According to the UK-based Syrian Observatory for Human Rights (SOHR) Turkish forces have failed to enter the town of al-Bab for the second time after an initial attempt was pushed back last December.
The fight in al-Bab has turned out to be a completely different kind of affair to the one in Jarablus. While that town was taken from the Islamic State (IS) group by the Turkish army with barely a shot fired, the army’s second attempt to enter al-Bab in northern Syria was faced with fierce resistance by IS, forcing the army to retreat.
According to SOHR, the Turkish forces were given a “green light from Russia” for the operation. The town, which has been under the control of the Islamic State group since November 2013, has turned into something of a quagmire for the Turkish army.
Turkey’s Euphrates Shield operation was launched, alongside several Islamist factions of the Free Syrian Army (FSA), on 25 August 2015. The operation, which has entered its sixth month, was launched to counter the IS threat on the border and prevent a ‘Kurdish corridor’ in the region according to Turkish officials. Both pro-government analysts and those critical of Ankara’s policy have questioned the high number of Turkish soldiers killed since the start of the operation along with its economic costs.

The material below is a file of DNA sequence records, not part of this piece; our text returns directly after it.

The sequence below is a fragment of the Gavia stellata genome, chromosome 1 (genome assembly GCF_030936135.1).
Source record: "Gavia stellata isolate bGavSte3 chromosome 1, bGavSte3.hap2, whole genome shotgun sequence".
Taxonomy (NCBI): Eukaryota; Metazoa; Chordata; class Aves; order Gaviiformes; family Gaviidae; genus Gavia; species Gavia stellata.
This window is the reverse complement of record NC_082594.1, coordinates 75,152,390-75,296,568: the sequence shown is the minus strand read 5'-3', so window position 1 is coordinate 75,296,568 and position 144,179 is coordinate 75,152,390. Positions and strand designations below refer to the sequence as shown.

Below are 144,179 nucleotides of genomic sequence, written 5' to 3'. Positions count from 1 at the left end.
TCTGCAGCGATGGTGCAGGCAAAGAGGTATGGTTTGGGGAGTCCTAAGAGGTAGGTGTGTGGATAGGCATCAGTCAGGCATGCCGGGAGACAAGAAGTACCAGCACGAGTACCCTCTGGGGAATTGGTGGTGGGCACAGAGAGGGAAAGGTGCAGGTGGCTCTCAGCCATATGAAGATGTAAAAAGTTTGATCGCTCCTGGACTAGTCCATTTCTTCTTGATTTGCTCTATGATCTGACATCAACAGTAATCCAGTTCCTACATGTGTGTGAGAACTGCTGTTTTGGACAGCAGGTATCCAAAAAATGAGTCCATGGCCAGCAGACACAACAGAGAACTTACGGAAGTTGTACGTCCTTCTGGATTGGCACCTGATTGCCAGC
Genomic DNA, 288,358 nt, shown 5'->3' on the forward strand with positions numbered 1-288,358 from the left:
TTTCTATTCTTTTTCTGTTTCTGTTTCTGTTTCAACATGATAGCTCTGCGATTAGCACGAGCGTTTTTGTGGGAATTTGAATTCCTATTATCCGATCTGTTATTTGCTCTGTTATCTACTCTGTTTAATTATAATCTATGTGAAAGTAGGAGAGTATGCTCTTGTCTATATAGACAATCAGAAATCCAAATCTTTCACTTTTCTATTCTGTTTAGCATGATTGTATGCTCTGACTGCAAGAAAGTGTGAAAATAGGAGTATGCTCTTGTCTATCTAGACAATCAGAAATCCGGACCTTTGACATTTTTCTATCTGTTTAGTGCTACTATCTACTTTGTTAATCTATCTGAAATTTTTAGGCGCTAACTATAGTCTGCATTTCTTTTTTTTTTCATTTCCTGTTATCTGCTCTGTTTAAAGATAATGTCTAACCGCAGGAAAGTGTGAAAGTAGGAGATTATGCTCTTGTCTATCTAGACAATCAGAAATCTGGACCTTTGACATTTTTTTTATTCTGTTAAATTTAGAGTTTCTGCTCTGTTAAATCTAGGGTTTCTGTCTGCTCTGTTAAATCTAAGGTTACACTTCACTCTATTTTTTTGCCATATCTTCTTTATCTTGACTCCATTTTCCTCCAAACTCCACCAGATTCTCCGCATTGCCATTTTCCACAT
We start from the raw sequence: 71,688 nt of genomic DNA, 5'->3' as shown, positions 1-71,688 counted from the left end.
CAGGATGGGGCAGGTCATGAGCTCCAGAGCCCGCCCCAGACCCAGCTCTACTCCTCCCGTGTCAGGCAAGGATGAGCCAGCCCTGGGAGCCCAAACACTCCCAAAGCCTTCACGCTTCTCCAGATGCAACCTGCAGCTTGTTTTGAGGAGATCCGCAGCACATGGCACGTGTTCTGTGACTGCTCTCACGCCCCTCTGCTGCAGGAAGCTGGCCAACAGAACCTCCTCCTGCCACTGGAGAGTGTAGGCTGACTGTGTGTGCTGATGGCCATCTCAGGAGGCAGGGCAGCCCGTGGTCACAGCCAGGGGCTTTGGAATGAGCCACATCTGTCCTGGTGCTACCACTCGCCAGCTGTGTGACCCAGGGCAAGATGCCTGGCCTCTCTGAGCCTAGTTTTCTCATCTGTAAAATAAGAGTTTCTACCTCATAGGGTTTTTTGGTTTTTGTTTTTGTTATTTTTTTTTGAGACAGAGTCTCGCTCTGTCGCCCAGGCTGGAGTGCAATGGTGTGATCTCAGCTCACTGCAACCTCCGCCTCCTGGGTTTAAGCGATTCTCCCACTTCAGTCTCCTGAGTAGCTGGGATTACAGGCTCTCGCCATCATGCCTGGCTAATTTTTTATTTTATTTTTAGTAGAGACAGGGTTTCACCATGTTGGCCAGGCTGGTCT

Reports from various media outlets last week claimed that Turkey had agreed to withdraw from the town leaving it to the Syrian army, who are approaching al-Bab from the south. However, the Turkish government rejected these reports and said that they would continue their operations.
Meanwhile a Syrian military official speaking to Reuters has said they will fight the Turkish army and FSA groups it is backing, “if necessary”. The Syrian General Staff has stated its army will continue progressing towards al-Bab.
In its statement the SOHR also claims that the Turkish army is hoping to cut-off the Syrian army’s approach to al-Bab. While the two armies are manoeuvring in close proximity, concerns are lingering about possible hostilities if and when the two forces come face-to-face.